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Review—Battlestar Galactica: Razor
“This war is forcing us all to become razors, because if we don’t we don’t survive—and then we won’t have the luxury of becoming human again.” –Admiral Cain
Since its beginning, “Battlestar Galactica” has told a compelling story about humans on the run, facing war and a seemingly implacable enemy. Those of us who are fans of the new series have enjoyed its sharp writing, its dark surprises, its tiny unexpected flashes of dry humor, the way it puts a mirror to society, the way it makes us think about what it means to be human. “Battlestar Galactica: Razor” is a fine addition to this legacy. In fact, it’s one of the best movies I’ve seen all year.
Too bad most of us are only going to see it on TV. SciFi Channel, in conjunction with Xbox 360 and Zune, offered a free showing in theaters last night to fans in eight cities, including mine (Chicago). After being a part of this, I really wish they’d just released “Battlestar Galactica: Razor” as a feature film. A pipe dream, perhaps, but I enjoyed all that geeky camaraderie that comes with being a scifi fan. You know, watching the people who get dressed up in costumes, applauding at the right spots, giving the thumbs-up to the people in line who are sitting against the walls in line waiting for the next showing. Going out to a movie based on a TV show and not being disappointed (see some of the later “Star Trek” films, as an example).
Bridging the gap from season three to season four, which isn’t slated to begin until April 2008, “Razor” is a chance to whet our appetites for the series’ final season. And it does its job perfectly, adding context and depth to the series while dropping tantalizing hints about the story to come. It’s also a great story on its own. “Razor” takes place immediately after Lee Adama (Jamie Bamber) takes control of the Battlestar Pegasus, but there are a series of flashbacks that tell two parallel stories—one about Adama’s encounter with a Cylon experiment, 41 years earlier, and one that happened ten months earlier, while Admiral Cain (Michelle Forbes) was still alive and in control of the Pegasus.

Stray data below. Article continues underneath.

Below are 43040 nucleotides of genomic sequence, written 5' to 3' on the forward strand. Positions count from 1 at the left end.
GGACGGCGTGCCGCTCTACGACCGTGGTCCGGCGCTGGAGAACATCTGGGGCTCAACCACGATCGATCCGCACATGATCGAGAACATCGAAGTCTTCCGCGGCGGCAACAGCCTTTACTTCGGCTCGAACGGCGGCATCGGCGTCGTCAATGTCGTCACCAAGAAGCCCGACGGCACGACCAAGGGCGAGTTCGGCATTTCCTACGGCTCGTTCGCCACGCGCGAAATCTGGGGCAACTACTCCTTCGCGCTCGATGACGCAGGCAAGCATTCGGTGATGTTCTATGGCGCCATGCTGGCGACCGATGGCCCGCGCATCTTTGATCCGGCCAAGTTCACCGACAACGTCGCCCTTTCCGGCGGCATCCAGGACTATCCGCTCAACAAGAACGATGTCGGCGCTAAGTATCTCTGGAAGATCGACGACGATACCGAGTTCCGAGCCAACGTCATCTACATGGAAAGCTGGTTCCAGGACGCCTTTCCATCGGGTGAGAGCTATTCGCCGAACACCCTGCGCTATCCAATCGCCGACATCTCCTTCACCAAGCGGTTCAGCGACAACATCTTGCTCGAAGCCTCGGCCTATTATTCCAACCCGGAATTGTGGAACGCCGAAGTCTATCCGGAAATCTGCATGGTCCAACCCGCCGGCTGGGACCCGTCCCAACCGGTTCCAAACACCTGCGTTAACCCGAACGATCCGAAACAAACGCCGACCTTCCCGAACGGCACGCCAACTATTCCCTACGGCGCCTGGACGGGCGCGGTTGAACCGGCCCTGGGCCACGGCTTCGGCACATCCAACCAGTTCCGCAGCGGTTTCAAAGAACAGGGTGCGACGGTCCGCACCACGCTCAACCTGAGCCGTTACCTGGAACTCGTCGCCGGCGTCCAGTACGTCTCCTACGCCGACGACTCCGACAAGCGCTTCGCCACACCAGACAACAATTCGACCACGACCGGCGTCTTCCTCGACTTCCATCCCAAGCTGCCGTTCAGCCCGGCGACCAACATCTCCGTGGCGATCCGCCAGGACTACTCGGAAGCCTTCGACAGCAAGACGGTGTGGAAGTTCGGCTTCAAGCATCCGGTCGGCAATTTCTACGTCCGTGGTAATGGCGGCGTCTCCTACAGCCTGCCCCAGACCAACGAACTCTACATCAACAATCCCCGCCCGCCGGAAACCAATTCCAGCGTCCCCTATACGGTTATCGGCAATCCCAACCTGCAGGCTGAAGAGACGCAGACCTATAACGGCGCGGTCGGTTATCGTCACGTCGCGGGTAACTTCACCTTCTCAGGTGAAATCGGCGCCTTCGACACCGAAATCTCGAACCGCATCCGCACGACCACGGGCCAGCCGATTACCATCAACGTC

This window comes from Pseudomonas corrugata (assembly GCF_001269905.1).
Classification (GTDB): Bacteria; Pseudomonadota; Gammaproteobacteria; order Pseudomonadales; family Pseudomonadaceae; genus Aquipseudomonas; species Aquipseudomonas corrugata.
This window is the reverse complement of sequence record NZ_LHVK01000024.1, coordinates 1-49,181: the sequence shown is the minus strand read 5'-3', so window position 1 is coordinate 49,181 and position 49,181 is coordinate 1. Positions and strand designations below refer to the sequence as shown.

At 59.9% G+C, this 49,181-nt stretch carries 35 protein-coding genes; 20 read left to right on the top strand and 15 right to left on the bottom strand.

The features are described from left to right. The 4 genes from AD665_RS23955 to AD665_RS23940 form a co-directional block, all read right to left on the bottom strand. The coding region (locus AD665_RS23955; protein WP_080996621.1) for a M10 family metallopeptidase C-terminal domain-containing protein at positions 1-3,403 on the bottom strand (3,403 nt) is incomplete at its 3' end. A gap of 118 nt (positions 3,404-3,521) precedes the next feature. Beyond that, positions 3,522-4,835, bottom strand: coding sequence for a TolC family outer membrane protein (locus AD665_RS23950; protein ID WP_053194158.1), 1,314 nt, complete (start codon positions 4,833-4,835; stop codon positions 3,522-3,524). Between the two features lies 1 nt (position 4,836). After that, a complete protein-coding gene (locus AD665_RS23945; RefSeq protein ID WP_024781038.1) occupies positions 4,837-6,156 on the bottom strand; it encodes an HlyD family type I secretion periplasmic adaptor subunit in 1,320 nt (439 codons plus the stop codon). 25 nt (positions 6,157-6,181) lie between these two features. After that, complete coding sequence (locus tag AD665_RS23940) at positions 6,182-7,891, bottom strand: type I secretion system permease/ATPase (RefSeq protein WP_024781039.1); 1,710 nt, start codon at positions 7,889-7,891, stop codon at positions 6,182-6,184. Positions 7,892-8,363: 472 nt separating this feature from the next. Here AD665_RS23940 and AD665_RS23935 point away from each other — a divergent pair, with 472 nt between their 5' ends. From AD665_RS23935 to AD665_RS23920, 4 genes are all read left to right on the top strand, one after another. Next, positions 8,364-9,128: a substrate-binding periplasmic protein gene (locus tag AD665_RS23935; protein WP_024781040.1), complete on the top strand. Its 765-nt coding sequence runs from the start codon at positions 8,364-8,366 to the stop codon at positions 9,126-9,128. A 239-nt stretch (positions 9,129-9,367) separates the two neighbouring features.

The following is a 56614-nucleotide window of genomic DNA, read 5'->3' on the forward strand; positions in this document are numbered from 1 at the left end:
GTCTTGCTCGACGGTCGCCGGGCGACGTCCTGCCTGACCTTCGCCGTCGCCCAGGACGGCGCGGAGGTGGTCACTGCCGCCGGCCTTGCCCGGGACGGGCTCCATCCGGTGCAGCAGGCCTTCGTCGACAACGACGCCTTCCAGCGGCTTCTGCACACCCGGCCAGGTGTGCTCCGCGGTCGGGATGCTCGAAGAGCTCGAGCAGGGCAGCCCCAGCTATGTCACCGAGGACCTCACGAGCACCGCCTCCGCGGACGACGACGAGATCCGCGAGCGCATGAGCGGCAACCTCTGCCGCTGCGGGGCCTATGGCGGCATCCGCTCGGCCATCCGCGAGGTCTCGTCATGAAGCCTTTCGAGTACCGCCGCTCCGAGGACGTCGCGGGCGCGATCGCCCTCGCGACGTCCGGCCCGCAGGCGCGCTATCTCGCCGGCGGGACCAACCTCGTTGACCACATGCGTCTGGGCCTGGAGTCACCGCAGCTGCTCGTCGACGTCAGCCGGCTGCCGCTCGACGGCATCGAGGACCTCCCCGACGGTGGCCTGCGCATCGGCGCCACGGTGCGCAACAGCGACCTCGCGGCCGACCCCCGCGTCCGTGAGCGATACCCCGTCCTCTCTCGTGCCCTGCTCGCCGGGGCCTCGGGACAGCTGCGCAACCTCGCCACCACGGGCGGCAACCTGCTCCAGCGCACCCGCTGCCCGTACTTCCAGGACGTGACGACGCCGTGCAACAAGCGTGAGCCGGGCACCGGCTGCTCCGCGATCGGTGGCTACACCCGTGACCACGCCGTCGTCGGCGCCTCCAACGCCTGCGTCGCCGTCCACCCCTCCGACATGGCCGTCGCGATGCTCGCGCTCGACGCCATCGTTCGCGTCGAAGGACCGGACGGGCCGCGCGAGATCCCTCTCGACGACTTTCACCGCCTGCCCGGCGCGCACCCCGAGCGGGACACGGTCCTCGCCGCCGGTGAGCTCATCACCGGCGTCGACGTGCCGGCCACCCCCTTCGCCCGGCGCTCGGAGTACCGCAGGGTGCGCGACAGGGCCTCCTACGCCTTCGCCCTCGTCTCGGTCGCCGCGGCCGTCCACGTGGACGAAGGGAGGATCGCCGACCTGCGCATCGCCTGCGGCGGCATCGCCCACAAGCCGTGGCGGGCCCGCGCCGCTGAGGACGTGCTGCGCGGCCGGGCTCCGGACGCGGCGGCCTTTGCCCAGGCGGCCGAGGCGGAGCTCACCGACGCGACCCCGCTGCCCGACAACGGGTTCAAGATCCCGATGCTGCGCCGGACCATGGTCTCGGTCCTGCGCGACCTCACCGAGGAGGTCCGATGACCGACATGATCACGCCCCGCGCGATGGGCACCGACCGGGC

The main character is Major Kendra Shaw (Stephanie Chaves-Jacobson, who sadly has not appeared in the series), whom present-day Lee makes his XO in a scene that highlights the show’s excellent writing. Adama later says, “I didn’t think you could find an XO meaner than Saul Tigh.” Ten months prior, she is a lowly lieutenant fresh off the boat, learning that war requires you to do things you wouldn’t normally be capable of—especially when Cain is your commander. Her story contains the meat of the plot and is as riveting as anything you’ll see on the big screen or the small screen. It also includes details of the pre-war role and capture of Pegasus’ Number Six Cylon, which adds layers of meaning to Cain’s character. Shaw’s conflict-ridden relationship with Kara Thrace (but who doesn’t have a conflict-ridden relationship with Starbuck, played by Katee Sackhoff?) is fascinating, too.
The present-day plot revolves around a hybrid Cylon experiment that became an evolutionary dead end. To my mind this is the weakest and potentially most confusing part of “Razor,” but “Razor” is so impressive overall that this means little. Besides, it’s also an opportunity for a perfect classic “Battlestar Galactica” in-joke or two. But I don’t want to ruin the surprise, if you don’t know it already.
Much of “Razor” won’t make sense to viewers who haven’t been keeping up with the new “Battlestar Galactica,” but it’s such a great piece of storytelling I’d recommend it to anyone. It will air on SciFi Channel on Saturday, November 24 at 9 p.m. ET. Until then you can view two-minute flashbacks of Adama’s mission on SciFi every Friday nights through November 16. They’ll be available at scifi.com after broadcast. As for myself, I’m waiting on pins and needles for the extended version of “Battlestar Galactica: Razor,” out on DVD December 4, which looks like it includes some exciting footage unseen in the TV version.
Content copyright © 2015 by Helen Angela Lee. All rights reserved.
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